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Manhattan Courthouse Criticized for 'Demonic' New Statue Atop Roof

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A Manhattan courthouse is facing backlash on social media for erecting a temporary eight-foot golden statue that critics argue looks like a “demonic” abortion idol.


Near Moses, Confucius and Zoroaster stands a new female sculpture with hair braided into horns, snake-like arms, and a collar à la former Supreme Court Justice Ruth Bader Ginsburg.

The artist, Shahzia Sikander, named the figure “NOW,” which she says could function “as a site of resistance” after the Supreme Court overturned Roe v. Wade in June. 

“With Ginsburg’s death and the reversal of Roe, there was a setback to women’s constitutional progress,” she said in her artist’s statement about the piece. 

A similar, 18-foot sculpture called “Witness” stands in the adjacent Madison Square Park. 

NOW, an 8-foot sculpture on the roof of the courthouse, uses the same feminine form as in Witness, but instead of the skirt raising the body, the body emerges out of the seat of a lotus. The lotus, with its plethora of meanings and abstract ideas, is symbolic of a deeper truth beyond its form, alluding to perception as illusion. Popular in images in many cultures, it also expresses intangible ideas of humility, awakening, and clarity. The invisible roots of the lotus that lie below the depth of the water are echoed in the roots of the feminine figure. Its form, a circular bloom, with its petals within petals formation, refers to the microcosm and macrocosm in its arabesque, iconographical value. The female body has a face with its hair braided into spiraling ‘horns.’ The horns mimic the movement of the arms and are there as a symbol of the figure’s sovereignty, and its autonomy. Women in my work are always complex, proactive, confident, intelligent and in their playful stances connected to the past in imaginative ways without being tied to a heteronormative lineage or conventional representations of diaspora and nation.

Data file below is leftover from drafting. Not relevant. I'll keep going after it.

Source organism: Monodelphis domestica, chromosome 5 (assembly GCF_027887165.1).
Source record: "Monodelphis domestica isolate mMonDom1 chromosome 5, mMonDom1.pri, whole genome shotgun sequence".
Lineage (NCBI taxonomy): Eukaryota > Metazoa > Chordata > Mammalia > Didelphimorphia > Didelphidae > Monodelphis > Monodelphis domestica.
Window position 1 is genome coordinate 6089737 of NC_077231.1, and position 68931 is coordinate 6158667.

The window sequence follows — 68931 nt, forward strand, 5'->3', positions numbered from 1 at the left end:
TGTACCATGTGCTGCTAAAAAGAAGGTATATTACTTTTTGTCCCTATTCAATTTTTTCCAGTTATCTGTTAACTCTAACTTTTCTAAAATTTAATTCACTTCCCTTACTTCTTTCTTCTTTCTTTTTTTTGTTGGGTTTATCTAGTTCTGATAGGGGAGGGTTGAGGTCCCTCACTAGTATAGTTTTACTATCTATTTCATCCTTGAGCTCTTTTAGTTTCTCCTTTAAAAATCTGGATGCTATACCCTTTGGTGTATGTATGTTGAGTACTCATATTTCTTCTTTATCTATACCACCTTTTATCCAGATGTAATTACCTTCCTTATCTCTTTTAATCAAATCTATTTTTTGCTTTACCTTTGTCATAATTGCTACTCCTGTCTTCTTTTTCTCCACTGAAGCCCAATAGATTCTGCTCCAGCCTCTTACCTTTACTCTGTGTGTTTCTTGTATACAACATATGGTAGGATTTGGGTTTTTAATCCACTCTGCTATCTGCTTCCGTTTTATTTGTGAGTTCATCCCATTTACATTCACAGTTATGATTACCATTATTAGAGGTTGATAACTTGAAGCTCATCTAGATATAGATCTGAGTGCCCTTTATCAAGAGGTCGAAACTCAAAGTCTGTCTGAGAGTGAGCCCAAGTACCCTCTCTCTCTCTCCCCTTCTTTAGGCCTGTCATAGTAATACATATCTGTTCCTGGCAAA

Femininity to me is the tension between women and power. How society perceives such a dynamic and how erasure is enacted by the social forces that shape women’s lives. Throughout literature, the notion of the female has been in conversation with the visible /invisible divide, the feminine as the monstrous, the abject, the fecund, the immense, and the vulnerable. Intimacy, selfhood, valor, resistance, and femininity’s intersections with race and war are markers of the fear that lurks when boundaries melt.

The recent focus on reproductive rights in the US after the Supreme Court overturned the landmark 1973 decision that guaranteed the constitutional right to abortion in the US, comes to the forefront. In the process, it is the dismissal, too, of the indefatigable spirit of the women, who have been collectively fighting for their right to their own bodies over generations.However, the enduring power lies with the people who step into and remain in the fight for equality. That spirit and grit is what I want to capture in both the sculptures. (Shahzia Sikander)


The statue is drawing criticism on Twitter. 

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